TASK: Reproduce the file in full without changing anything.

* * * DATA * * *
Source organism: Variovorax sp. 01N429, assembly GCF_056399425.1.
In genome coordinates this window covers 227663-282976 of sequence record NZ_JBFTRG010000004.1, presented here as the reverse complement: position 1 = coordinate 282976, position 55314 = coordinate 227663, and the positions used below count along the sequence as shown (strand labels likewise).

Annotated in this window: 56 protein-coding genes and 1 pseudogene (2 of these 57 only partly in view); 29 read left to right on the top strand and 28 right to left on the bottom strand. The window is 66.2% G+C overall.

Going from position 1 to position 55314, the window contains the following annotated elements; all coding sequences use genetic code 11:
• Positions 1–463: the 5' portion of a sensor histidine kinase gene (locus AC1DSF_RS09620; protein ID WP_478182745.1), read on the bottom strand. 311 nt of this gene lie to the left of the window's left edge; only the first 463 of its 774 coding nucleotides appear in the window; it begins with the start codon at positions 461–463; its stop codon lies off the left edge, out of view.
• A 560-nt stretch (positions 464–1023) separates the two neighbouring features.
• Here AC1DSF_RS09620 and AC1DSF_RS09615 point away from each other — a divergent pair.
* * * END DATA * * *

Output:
Source organism: Variovorax sp. 01N429, assembly GCF_056399425.1.
In genome coordinates this window covers 227663-282976 of sequence record NZ_JBFTRG010000004.1, presented here as the reverse complement: position 1 = coordinate 282976, position 55314 = coordinate 227663, and the positions used below count along the sequence as shown (strand labels likewise).

Annotated in this window: 56 protein-coding genes and 1 pseudogene (2 of these 57 only partly in view); 29 read left to right on the top strand and 28 right to left on the bottom strand. The window is 66.2% G+C overall.

Going from position 1 to position 55314, the window contains the following annotated elements; all coding sequences use genetic code 11:
• Positions 1–463: the 5' portion of a sensor histidine kinase gene (locus AC1DSF_RS09620; protein ID WP_478182745.1), read on the bottom strand. 311 nt of this gene lie to the left of the window's left edge; only the first 463 of its 774 coding nucleotides appear in the window; it begins with the start codon at positions 461–463; its stop codon lies off the left edge, out of view.
• A 560-nt stretch (positions 464–1023) separates the two neighbouring features.
• Here AC1DSF_RS09620 and AC1DSF_RS09615 point away from each other — a divergent pair.